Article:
“You are so understanding,” my mother murmurs. She pats a sudsy hand on the top of my head. “Not like your sister. Or your wretched father. You’re the only thing I did right.”

I close my eyes and picture pieces of meat raining down from the sky, so familiar and forgiving.

“He wasn’t always like this, you know,” she says after a while. “Back before we had you girls, he was a different man. This country changed him. You changed him.”

As we sit in the silence together, I know we are both replaying the scene: my father cracking her head against the dining table. The awful sound it made. I do not tell her that while she was running the water for the bath, I caught my father in the kitchen trying to cut his own hand off, horrified, finally, by what it was capable of.

 

Whenever I have a shift at the slaughterhouse, I think of my sister and where she might be. As I’m putting the knives in order, she could be taking a midterm, or laughing with friends in the dining hall. There is a story she used to tell me whenever she was mad and wanted to scare me. It never did manage to, but it goes like this: The girl had been abandoned as a baby. Her mother dropped her into the dumpster behind the building, where all the entrails and the worst parts of an animal, the ones not even a dog would eat, were thrown out. The baby crawled out and found her way into the slaughterhouse, which was blood-warm as a womb and reminded her of her mother. She weaned herself on the blood of pigs.

When the girl was small she’d sleep in the open carcasses that hung from the ceiling, swaddled among soft sinew. She teethed against the lacing of ribs and grew strong swinging from empty meat hook to meat hook like a playground. How I would have loved her, this feral thing.

 

When things begin disappearing from the house, I know what is happening. My mother has always been good at taking what she is owed. I confront her only when I notice all the toothbrushes are gone.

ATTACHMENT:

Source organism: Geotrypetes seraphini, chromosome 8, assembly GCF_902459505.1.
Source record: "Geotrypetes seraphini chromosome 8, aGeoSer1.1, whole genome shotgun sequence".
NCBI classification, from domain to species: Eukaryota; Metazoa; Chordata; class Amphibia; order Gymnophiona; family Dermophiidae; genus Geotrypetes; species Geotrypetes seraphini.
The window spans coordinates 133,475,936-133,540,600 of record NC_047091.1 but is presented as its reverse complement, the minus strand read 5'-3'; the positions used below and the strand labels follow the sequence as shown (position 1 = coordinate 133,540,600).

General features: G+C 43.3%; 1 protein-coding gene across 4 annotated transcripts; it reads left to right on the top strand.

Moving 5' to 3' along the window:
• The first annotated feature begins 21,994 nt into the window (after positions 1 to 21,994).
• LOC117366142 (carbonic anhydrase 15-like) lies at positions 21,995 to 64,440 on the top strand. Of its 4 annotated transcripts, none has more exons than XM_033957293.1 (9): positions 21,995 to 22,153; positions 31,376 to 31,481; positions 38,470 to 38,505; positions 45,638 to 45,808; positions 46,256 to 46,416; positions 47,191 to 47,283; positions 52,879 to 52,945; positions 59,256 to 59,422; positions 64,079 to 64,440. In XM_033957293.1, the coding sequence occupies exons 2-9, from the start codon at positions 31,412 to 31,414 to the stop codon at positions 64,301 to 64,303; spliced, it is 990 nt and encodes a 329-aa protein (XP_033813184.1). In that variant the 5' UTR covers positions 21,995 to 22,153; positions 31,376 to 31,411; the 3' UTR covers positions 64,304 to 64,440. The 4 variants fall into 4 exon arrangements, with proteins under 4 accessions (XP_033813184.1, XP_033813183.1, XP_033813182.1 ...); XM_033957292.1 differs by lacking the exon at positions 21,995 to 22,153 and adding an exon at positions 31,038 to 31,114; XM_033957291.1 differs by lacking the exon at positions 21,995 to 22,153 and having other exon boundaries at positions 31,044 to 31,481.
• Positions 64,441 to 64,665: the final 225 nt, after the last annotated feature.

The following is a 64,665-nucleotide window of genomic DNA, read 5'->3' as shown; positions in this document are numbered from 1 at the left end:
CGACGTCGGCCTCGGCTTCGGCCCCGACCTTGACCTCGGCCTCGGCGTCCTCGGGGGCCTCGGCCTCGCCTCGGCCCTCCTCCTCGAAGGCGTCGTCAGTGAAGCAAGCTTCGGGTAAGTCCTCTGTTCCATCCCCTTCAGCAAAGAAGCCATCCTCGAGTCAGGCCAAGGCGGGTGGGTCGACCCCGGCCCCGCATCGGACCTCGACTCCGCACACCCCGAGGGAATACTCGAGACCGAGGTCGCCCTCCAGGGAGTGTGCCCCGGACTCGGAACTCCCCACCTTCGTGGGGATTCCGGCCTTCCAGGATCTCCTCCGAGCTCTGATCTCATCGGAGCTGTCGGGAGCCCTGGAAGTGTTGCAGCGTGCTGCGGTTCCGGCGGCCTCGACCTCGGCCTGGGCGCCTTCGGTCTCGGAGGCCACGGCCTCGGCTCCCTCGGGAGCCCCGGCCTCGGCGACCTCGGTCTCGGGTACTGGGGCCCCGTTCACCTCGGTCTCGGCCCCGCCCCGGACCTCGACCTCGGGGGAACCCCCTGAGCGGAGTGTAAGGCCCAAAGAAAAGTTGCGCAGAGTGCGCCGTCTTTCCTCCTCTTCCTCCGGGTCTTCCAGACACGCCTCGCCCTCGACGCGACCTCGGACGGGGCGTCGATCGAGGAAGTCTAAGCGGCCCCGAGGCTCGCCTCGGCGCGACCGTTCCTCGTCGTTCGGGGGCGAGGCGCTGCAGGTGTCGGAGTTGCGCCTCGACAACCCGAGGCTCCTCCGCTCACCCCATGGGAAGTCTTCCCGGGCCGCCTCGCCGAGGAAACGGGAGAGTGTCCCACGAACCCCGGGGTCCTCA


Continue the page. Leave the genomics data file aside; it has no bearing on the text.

“Would you really leave without me?”

My mother is silent as she takes me to the room that is now my own and begins to gather my things. An old fear rises in me. What use is raising a daughter? It’s as if you’re watering someone else’s fields.

My Chinese is too good now for some old proverb to scare me. “Ma,” I say, in the language I learned from violence. “I know where we can go.”

Before we leave, though, there is something else we must do. Together we dig the dirt up from my father’s garden plots with our bare hands, unearthing white bulbs of scallions, making sure to leave nothing behind.

 

There is a story about a mother and daughter who live in a slaughterhouse. They say that if you walk into a slaughterhouse, any slaughterhouse, and go past the machinery, you’ll see flocks of animals being split, their last breaths lancing up their throats. If you go further and enter the cooling chamber, you’ll find two women nestled among the hoisted carcasses. If you’re very quiet, you can stay a while and watch them prepare their next meal. The sharpening of the knives, the salting of the meat. How they will never be hungry again, never let themselves get small enough to be swallowed.

 

 

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Rumpus original art by Ian MacAllen


Kelly X. Hui is a poet and organizer from Massachusetts. She studies English, Critical Race & Ethnic Studies, and Creative Writing at the University of Chicago, where she also edits and writes for the Chicago Maroon. More from this author →